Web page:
Job seekers join a job fair that claimed to be low-carbon. The event included no promotional material from companies and encouraged more online resumes, March 21, 2010 (CHINA DAILY)
Beijing Review Reporter Zeng Wenhui made the following calculations before a recent interview in Beijing
"Departure: 24 Baiwanzhuanglu, Xicheng District
"Destination: 6 Yongchangnanlu, Yizhuang Economic-Technological Development Area, Daxing District
"Distance: 36 km
"A: Take a fuel-efficient car (consuming less than 8 liters of gasoline per 100 km), which, in accordance with the carbon footprint calculator released by the Beijing Forestry Carbon Administration, emits 5.62 kg of CO2, except for any additional emissions caused by traffic jams, and takes one hour under normal traffic conditions.
"B: Take a bus, which emits 1.3 kg of carbon and takes two and a half hours."
Zeng finally chose option B, which reduces carbon emissions but lengthens travel time.
In late 2009, just after the end of the UN Climate Change Conference in Copenhagen, Beijing Review website planned an ambitious special report called "2010: Low Carbon in Progress." The website is mobilizing all its reporters to follow a person, family, community, company or any interviewee for one year, recording exactly how much they reduce their carbon emissions. At the end of the year, reporters will calculate the amount of carbon emissions reduction and any effects it may have.
"We will participate in the effort to curb global warming and save the Earth!" the editors vowed in applause. Some of them even proposed to carry out all interviews in a low-carbon way.
Zeng was the first to take on this challenge. Inspired by the low-carbon ardor, she carried her backpack and traveled by bus and subway. Taking five hours to travel there and back, she completed the interview, achieving her low-carbon aspirations if not considering time costs.
But reality made the editors' plan seem naïve. One interviewee born in the 1980s said he fully supports the low-carbon initiative, but he is not keen to part with the car he recently bought. Another interviewee indifferently said he has no low-carbon plan and will just "turn off the lights or something." Beijing Review had planned to interview a "rich man" who has a BMW but does not drive, as well as a "poor man" who has no air conditioner and is thus forced to live a low-carbon lifestyle. But these two initiatives were finally given up for various reasons. Looking back on them, the editors do feel a bit sheepish.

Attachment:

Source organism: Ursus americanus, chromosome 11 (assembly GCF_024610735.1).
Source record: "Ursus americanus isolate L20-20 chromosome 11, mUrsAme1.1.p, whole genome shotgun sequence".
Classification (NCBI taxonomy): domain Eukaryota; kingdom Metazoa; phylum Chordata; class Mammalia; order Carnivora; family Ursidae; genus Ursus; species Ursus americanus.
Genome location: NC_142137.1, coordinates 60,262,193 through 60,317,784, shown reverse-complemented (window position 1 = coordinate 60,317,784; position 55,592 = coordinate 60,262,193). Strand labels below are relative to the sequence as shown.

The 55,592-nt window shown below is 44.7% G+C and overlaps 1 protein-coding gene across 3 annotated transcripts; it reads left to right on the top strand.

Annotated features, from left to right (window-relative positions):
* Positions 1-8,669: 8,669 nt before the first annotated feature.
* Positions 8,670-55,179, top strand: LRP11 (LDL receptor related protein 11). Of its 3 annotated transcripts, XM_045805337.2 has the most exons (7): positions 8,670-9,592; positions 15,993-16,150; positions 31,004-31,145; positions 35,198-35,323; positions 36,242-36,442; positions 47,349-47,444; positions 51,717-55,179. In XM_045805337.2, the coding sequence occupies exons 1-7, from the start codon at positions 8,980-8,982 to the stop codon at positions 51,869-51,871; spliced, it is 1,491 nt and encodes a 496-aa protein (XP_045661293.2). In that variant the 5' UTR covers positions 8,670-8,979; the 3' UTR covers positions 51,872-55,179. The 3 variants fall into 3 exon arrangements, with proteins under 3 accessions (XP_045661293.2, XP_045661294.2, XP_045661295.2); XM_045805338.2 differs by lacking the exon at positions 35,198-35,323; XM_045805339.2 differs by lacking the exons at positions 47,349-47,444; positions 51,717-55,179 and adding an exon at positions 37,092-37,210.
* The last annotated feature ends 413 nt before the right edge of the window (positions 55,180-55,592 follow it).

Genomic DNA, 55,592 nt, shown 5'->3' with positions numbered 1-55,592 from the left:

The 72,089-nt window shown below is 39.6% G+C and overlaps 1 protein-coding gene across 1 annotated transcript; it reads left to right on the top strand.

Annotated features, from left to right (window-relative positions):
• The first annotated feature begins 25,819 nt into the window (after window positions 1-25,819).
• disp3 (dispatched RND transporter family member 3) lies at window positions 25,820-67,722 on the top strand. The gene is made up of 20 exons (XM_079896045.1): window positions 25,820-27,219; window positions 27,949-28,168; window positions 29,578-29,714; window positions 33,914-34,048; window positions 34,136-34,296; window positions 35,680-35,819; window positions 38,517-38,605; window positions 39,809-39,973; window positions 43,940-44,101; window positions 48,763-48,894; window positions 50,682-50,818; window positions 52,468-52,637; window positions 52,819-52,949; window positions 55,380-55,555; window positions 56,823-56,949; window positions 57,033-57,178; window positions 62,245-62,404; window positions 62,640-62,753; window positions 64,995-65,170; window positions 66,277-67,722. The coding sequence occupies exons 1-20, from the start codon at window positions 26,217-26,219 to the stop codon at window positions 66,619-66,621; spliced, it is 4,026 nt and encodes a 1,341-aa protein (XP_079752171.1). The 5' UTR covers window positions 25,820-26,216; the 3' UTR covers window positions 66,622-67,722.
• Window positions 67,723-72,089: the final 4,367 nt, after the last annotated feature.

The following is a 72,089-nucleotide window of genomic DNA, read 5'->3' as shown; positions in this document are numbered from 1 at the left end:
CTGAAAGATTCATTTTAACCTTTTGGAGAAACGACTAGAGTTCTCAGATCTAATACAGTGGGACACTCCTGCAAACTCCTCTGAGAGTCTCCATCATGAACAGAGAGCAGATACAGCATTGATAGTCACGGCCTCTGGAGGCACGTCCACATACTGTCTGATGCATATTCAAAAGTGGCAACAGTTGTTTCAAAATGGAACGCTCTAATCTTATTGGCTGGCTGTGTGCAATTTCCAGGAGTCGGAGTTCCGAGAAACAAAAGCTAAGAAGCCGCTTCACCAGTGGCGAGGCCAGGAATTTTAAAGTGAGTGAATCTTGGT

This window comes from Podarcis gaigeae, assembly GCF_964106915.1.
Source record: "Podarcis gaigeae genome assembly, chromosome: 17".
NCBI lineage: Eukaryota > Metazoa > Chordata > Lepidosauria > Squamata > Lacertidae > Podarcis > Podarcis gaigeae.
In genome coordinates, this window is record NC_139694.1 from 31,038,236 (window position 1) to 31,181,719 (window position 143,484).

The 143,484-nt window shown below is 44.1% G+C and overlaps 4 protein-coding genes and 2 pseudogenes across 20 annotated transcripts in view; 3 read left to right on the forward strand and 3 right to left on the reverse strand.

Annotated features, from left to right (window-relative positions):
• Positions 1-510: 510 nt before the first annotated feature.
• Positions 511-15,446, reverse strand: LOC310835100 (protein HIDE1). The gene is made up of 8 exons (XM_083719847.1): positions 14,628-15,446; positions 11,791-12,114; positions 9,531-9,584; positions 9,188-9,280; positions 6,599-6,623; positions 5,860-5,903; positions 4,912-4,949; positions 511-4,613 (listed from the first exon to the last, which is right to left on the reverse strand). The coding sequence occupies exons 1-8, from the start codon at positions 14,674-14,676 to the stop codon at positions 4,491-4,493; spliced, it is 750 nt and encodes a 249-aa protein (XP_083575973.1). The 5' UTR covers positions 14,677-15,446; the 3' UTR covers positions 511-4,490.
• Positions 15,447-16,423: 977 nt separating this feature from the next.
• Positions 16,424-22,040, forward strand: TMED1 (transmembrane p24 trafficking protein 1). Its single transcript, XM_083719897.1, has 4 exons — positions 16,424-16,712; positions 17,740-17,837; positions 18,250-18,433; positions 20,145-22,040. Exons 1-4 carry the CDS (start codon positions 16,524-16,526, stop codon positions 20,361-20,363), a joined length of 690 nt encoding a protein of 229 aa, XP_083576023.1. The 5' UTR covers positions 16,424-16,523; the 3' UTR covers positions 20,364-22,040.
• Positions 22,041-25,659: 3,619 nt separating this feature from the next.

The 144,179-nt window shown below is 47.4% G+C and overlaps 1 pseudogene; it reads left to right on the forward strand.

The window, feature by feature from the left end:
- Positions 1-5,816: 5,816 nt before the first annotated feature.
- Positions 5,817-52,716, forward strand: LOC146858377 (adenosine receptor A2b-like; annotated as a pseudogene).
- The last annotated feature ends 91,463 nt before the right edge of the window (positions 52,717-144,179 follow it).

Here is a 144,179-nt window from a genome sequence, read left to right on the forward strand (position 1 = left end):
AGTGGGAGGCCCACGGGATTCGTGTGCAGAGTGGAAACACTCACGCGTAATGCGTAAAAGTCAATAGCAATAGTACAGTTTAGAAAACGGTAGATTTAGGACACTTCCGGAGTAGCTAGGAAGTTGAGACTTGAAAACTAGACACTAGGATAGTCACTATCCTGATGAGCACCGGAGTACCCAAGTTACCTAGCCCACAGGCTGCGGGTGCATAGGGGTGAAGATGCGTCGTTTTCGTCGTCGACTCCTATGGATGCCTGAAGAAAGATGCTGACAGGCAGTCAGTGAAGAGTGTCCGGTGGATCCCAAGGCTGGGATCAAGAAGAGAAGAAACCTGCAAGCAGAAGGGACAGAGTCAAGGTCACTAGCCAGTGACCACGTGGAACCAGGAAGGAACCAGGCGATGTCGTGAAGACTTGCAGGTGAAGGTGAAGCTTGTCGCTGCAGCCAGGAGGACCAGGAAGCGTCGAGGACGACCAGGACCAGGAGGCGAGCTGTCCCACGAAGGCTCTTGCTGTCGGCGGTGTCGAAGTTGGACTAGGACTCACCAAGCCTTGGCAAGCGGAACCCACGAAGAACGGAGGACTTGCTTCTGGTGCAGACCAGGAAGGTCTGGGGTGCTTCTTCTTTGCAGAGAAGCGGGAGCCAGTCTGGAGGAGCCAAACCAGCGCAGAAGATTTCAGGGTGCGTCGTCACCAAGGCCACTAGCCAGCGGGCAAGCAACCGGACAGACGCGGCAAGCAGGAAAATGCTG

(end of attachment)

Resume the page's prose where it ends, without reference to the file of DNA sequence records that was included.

Since the Copenhagen conference, low carbon and global warming have become even hotter topics worldwide. Politicians, scientists and mass media are clashing, and the maneuvering among various countries, international organizations and big companies or consortiums is turning into a real-life "vanity fair." In the meantime, many polls indicate that people in almost every country are less trusting of climate change and related political and economic interest groups.
A lot of media are still diligently spreading the idea of low carbon, promoting the carbon footprint calculator, spreading knowledge about climate change, providing various tips on how to reduce carbon emissions in daily life, and reporting on NGOs and enthusiastic people who are devoted to saving energy, reducing emissions and protecting the environment.
The public is anxiety-ridden: Is the Mayan prophecy from the movie 2012 coming true? Are the rich and politicians really building a Noah's ark to preserve human civilization? While the skeptics and pessimists continue to argue with environmentalists, more people are realizing that before the low-carbon movement degenerates into a political show, it should first become a compulsory course in today's world for the benefit of our offspring. Hence, "low carbon" is increasingly becoming the attribute or prefix of nouns such as office, traffic and household life.
Historians say that ideas change history. Environmentalists believe that action will save the Earth.
More and more people are embracing a low-carbon lifestyle, and it is easy to spot 365 pieces of tips on how to reduce carbon emissions, such as to do as much work as possible in the daytime, shut down computers not in use, hold shorter meetings, eat less meat, stop wearing leather and fur coats, wear short hair, etc. The most dedicated low-carbon advocates are even considering protecting the Earth through marriage, because statistics show that the per-capita resource consumption of divorced people is 42-61 percent higher than it was before divorce.
To common people, low carbon is more importantly a kind of faith. If enough people adopt a low-carbon lifestyle, everyday and everywhere, it could change history. Every individual effort makes a difference.
Throughout 2010, Beijing Review website will report on how common Chinese people are adopting low-carbon practices.